“Best Practices in Arts Management Training:
Experience vs. Scholarship / Tradition vs. the Future”

Presentation with Alan Salzenstein 

Alan Salzenstein is an arts administrator, educator, theatrical producer, consultant and attorney. An Associate Professor at DePaul University in Chicago since 2003, he heads the Performing Arts Management Program in the School of Music and the MFA/Arts Leadership Program in The Theatre School. For 20 years previous, Salzenstein was Executive Director for several Chicago-area arts organizations. Salzenstein has been a frequent guest speaker and moderator for various arts-related organizations, and holds board positions with the League of Chicago Theatres and the Association of Arts Administration Educators. Salzenstein is a member of the Bar of the State of Illinois, having received his Juris Doctorate from the Illinois Institute of Technology / Chicago Kent College of Law and his Bachelor of Science from the University of Illinois.


Executive leadership in arts organizations does not result from a singular path. There exists a myriad of plausible routes that incorporate and balance experience, academics, opportunity, and good fortune. The acknowledgement that the arts management field is a distinct, sophisticated, professional industry has resulted in the proliferation of arts management academic programs worldwide. With this expanse comes an assortment of potential avenues -- some building on practices from the past, others forging into new territory. While uniformity is not the goal for a diverse field as arts management, there are lessons to be learned by the intersection between traditional models of arts management training and current academic endeavors.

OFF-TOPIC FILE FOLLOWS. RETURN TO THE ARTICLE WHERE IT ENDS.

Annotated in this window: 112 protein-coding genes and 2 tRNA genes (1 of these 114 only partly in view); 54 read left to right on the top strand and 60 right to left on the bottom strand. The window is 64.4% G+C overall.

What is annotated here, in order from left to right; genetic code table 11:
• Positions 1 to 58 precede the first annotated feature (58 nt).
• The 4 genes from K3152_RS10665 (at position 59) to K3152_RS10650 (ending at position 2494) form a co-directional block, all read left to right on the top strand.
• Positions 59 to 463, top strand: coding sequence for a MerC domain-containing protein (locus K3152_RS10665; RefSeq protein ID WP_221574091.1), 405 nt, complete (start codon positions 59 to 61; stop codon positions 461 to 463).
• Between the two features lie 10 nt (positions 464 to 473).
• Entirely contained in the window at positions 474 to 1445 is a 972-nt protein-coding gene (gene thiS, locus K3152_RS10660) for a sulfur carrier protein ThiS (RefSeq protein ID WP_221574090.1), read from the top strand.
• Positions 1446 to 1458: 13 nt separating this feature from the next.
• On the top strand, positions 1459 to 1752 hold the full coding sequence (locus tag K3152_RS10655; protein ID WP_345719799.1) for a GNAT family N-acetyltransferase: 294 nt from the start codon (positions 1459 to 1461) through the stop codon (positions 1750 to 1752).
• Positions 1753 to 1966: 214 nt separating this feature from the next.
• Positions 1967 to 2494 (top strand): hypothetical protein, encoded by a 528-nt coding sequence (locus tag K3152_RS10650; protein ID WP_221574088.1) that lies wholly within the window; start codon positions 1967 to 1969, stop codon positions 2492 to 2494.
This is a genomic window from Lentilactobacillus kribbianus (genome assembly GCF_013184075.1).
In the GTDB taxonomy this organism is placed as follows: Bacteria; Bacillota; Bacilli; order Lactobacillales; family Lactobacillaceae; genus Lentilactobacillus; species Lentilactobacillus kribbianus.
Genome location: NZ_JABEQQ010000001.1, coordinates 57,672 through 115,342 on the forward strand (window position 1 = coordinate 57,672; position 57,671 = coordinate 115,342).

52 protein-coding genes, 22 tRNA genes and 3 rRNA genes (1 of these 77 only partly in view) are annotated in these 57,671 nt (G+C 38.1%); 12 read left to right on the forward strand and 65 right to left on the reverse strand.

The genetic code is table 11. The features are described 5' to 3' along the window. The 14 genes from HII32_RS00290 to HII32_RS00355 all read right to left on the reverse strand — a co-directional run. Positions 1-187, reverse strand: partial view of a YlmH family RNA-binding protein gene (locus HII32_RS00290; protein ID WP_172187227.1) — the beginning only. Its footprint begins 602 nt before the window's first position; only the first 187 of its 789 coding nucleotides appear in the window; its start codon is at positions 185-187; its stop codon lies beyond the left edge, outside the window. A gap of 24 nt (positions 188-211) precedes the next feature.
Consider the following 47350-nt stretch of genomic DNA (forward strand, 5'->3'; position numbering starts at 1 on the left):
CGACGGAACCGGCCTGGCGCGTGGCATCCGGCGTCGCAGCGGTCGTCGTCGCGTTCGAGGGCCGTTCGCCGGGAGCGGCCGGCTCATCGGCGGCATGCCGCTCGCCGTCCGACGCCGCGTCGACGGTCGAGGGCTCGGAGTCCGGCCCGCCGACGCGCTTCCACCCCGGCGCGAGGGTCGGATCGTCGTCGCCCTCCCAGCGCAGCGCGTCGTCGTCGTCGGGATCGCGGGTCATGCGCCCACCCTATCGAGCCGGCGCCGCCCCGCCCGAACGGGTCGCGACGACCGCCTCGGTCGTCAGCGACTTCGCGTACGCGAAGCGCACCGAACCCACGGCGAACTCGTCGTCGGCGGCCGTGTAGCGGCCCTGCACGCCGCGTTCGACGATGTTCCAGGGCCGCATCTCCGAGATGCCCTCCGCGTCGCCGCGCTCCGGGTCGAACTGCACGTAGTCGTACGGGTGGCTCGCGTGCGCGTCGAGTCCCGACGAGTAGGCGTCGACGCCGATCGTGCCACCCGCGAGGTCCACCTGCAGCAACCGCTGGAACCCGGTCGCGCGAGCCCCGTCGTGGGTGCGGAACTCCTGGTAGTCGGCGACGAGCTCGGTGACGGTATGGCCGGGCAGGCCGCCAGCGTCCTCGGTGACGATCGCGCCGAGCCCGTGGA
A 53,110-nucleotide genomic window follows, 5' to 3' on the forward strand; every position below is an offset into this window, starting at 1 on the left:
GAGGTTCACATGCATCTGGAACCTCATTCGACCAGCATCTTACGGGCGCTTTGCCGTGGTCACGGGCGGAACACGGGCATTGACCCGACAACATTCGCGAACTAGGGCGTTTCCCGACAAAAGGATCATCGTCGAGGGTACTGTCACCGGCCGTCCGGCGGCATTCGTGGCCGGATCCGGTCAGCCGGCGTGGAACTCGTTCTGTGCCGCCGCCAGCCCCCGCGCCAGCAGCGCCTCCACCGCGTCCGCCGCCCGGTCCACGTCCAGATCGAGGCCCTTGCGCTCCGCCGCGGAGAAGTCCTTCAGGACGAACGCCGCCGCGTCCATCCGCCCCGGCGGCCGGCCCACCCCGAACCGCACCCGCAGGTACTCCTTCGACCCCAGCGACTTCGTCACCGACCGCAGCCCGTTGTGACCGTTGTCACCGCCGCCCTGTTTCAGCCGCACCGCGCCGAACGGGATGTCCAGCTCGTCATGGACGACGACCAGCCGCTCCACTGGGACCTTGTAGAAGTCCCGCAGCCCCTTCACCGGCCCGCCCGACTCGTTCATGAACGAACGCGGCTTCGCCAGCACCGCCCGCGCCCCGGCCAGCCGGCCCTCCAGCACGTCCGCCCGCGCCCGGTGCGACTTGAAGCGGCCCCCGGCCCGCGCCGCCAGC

As the field of arts management continues to mature, the need for a certain array of skills has emerged. While many “hard” skills are taught in academic settings, other, equally important, “soft” skills are only acquired through a more traditional and intensive work experience.  It is due to this reality that many current arts leaders do not always maintain the highest level of confidence in the academic training of potential arts managers. And as current topical issues of leadership succession and new business models take center stage, it is imperative to examine and evaluate the training of arts managers, in order to assure the best possible positioning of future leadership.

This presentation will analyze the benefits of traditional and historical paths of arts management training – primarily, internal organizational mentorship (“climbing the organizational ladder”); and the contemporary models of academic programs – curricula requirements and degree possibilities. Special attention to specific areas within arts administration (i.e., marketing, human resources, development) will be addressed in balancing the benefits of each training approach; and highlighting the potential success of an integrated approach. Focusing on the intersection between the historical and current approaches, this presentation seeks to address the conference theme (Theatre Between Tradition and Contemporaneity) through the lens of arts management training.

Organized by IUGTE in collaboration with "ArtUniverse"